Eureka Springs police chief says department needs more dispatchers
The Eureka Springs Police Department has quite a few open positions at the moment.
On Monday night, police chief Thomas Achord told the Eureka Springs City Council that the department has experienced a loss of manpower over the past year, with several open dispatcher positions and one open officer position.
“The police department has been faced with some unique problems this year,” Achord said. “Overall, we’re doing well. That hasn’t affected the safety of the community so much as it has the personal life of the folks that have stepped up to the plate.”
Achord thanked everyone in the department for helping out, saying many of them are working more hours than ever.
“I have to commend everybody at the department, dispatchers and officers, for filling the void that has occurred,” Achord said. “We’ve lost 60 percent of our dispatch force. We are having trouble staying open 24 hours a day.”
His employees have offered to work whenever needed, Achord said, but he doesn’t want to overwork them.
“I’m not letting them work seven days a week, 12 hours a day,” he said.
Though the department is down one officer, Achord said, he’s focusing on filling the dispatcher positions. It takes a special type of person to be a dispatcher, he said.
“It’s probably the single most important position at the department. They’re the first line of contact the public has,” Achord said. “Their level of professionalism and the skill set they have to have is so diverse, so expanse … we can’t knee-jerk and put people in the seat and say, ‘Good luck.’”
He added, “We’re being choosy. Even though we’re in a desperate situation, we’re not going to just grab the first person off the street.”
He’s interviewed a few people, Achord said, with mixed results. He described how the interviews have gone, saying some applicants don’t fit the bill and those who do have turned down the position.
“We’re trying to compete with a higher market, so to speak,” Achord said.
Eureka Springs dispatchers make around $12 an hour, he said, while other cities pay between $15 and $20 an hour.
“That’s the cog all the gears turn around. That’s probably our biggest issue now,” Achord said. “As a department, everybody stepped up. I want to commend everybody at that department. The entire staff has just absolutely taken the brunt of it and stepped up.”
Achord presented some of the department’s statistics this year, saying officers have taken more than 1,300 calls for service, arrested 232 people and issued 50-55 noise violations.
“Everybody at the department is staying with the course for keeping the streets and the community safe,” Achord said.
Alderwoman Kristi Kendrick said the Carroll County Sheriff’s Office has experienced some problems transitioning into a new space at the detention center, asking Achord if that has affected the Eureka Springs Police Department at all. The department has been relying on the sheriff’s office to help with dispatch, Achord said, but the big problem is how officers communicate with CCSO’s dispatchers. When officers are downtown, Achord said, they can’t reach CCSO dispatchers through their portable devices.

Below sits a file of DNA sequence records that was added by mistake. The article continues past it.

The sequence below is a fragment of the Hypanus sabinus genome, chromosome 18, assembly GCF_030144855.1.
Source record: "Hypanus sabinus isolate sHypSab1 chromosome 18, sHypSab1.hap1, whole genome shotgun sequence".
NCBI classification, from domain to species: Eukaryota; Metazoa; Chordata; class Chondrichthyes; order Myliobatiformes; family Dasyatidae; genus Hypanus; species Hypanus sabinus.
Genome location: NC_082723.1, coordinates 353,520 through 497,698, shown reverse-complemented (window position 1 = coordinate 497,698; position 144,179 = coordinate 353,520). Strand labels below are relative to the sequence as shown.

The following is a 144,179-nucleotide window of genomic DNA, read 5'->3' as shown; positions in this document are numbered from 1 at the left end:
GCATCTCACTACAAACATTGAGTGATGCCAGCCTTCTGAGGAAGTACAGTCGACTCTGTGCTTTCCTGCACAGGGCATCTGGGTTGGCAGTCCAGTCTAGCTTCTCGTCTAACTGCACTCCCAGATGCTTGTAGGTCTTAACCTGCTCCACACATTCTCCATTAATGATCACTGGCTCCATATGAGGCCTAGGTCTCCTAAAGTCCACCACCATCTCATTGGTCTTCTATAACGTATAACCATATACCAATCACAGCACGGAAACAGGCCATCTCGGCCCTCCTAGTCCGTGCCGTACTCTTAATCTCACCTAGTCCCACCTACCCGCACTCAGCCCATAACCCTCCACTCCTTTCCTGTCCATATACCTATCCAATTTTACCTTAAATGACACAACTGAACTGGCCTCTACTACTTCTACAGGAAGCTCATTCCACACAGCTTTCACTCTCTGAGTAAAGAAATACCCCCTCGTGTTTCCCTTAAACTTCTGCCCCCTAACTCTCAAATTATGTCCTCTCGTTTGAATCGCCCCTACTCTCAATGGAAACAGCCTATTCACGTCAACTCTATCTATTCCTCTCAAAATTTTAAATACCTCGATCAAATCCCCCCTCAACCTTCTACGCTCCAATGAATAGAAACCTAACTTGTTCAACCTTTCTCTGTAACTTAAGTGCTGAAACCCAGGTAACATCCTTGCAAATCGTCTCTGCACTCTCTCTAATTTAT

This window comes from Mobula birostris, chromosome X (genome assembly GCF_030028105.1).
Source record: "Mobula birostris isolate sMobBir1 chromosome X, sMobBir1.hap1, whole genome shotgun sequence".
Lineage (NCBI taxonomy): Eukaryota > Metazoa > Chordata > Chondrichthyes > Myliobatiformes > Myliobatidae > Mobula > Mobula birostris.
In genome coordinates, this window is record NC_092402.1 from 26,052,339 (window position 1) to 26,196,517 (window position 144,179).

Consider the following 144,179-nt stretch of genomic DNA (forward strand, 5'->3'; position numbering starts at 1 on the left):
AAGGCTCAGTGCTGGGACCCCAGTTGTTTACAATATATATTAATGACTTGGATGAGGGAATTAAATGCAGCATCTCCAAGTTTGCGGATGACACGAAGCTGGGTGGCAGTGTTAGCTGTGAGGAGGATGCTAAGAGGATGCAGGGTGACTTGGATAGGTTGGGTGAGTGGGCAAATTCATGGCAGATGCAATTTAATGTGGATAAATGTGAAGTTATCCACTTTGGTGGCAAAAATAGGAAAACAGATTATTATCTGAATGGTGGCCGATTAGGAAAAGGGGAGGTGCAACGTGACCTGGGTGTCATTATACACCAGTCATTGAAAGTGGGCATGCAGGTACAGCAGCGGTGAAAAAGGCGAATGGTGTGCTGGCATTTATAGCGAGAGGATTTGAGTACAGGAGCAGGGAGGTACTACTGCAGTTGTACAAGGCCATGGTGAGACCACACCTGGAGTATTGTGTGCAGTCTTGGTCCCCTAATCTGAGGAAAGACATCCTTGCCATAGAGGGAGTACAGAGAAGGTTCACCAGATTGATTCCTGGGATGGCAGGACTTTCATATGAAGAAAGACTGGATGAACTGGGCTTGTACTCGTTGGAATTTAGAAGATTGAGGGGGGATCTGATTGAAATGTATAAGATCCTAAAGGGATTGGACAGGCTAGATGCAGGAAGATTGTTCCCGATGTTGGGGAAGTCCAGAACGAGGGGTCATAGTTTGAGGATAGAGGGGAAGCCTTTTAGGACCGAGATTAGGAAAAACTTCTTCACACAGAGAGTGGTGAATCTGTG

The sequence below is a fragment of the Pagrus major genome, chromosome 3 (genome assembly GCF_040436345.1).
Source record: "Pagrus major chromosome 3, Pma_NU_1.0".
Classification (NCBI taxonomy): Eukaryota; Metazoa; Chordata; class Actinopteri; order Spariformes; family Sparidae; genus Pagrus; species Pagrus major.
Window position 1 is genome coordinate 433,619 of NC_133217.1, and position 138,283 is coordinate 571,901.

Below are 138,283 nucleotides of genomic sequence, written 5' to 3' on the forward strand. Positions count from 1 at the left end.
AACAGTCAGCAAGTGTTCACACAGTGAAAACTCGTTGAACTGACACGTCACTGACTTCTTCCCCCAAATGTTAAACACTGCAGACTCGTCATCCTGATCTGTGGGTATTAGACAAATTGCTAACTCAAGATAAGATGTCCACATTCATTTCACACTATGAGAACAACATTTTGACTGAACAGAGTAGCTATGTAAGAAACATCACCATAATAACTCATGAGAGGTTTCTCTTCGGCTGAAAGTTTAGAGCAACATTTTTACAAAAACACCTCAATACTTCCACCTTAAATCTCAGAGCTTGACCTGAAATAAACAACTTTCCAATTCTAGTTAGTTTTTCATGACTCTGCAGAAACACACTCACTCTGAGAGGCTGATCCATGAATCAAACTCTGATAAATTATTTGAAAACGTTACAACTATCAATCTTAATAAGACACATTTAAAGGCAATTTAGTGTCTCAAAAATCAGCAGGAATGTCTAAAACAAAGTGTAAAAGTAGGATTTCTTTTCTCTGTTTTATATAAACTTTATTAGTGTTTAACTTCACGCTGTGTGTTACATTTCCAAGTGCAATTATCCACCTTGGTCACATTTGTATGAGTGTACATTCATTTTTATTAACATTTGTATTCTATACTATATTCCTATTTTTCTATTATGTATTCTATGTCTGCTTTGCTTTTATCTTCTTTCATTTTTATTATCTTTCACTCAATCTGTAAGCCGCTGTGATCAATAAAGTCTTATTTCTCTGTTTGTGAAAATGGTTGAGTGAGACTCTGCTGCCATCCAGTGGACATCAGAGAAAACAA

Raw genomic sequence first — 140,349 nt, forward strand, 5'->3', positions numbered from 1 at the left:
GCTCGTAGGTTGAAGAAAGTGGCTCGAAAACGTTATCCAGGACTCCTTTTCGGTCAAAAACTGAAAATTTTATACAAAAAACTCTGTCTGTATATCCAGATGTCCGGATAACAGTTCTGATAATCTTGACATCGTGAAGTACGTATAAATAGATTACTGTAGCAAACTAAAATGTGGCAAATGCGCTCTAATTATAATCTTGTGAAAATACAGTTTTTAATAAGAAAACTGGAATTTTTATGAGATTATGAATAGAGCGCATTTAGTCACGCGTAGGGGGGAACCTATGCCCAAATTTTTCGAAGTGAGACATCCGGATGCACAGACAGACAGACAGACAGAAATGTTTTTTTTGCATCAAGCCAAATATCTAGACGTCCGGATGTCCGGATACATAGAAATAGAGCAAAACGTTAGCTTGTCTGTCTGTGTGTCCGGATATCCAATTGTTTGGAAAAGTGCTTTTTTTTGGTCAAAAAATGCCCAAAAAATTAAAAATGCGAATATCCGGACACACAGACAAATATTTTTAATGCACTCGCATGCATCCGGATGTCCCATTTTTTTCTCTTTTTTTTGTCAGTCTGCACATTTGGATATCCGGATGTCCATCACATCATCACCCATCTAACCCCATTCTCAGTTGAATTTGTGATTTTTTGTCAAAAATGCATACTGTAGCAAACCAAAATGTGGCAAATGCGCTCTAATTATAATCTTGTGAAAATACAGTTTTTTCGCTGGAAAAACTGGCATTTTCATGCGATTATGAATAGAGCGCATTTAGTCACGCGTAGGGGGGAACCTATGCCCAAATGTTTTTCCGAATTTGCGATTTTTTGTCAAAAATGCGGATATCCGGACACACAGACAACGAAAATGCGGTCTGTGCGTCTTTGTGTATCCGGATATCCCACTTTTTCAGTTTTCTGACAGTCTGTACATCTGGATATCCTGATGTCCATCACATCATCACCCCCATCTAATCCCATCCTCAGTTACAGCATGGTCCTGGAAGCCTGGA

“Our portables and our mobiles will not reach their center when we’re downtown,” Achord said. “When we’re on the highway, it’s fine, but not downtown. What they’ll usually do is get on their cell phone and call the dispatcher.”
Once the department is fully staffed again, Achord said, these problems should disappear.
“Eureka Springs has always been a self-sustained department. We have a holding facility,” Achord said. “We can basically take care of our own, and we want to get back to that. It’s the most efficient way to handle it for our community.”
Eureka Springs dispatchers know everything about the town, Achord said, and that’s by design.
“They know where Elk Street is. They know all the little nuances of Eureka Springs,” Achord said. “Our people live here, grew up here. We put our dispatchers in our cars and drive them around so they can physically see where all our little places are.”
Alderman Terry McClung asked Achord if the department has had any problems with transient visitors to town, and Achord said that’s under control.
“I don’t think it’s a worse problem than we’ve seen in years past. The cycle we see … during our warmer months, folks will transient into town,” Achord said. “They can sleep in common areas, alleys, anywhere they can get to. Then, usually, when winter gets here, they tend to disappear.”
Alderman David Mitchell addressed the staffing problems at the department, asking Achord if the city is offering salaries on par with other cities. The department is on par with Carroll County, Achord said, but is below larger departments. In fact, Achord said, the department lost some dispatchers to larger departments offering a higher salary.
“It seems it would behoove you to maybe talk to the mayor or the finance person and then come back to us to see about doing a wage and salary increase to help attract the type of people you should have,” Mitchell said.
“I agree 100 percent, but we know the city is in a financial …it’s not my place to critique or judge the city’s financial situation,” Achord said. “I’m going to do my part as a department head and pinch every penny I can.”
Mitchell said it’s the council’s fault the department can’t bring in more qualified dispatchers.
“It’s quite possible the wage and salary adjustment needs to be made so you can attract the right kind of people,” Mitchell said. “I think the burden you’re facing right now falls on the council.”
“Thank you,” Achord said. “That’s music to my ears.”
At the end of the meeting, Mitchell placed a discussion of the police department’s salary and wages on the next meeting’s agenda.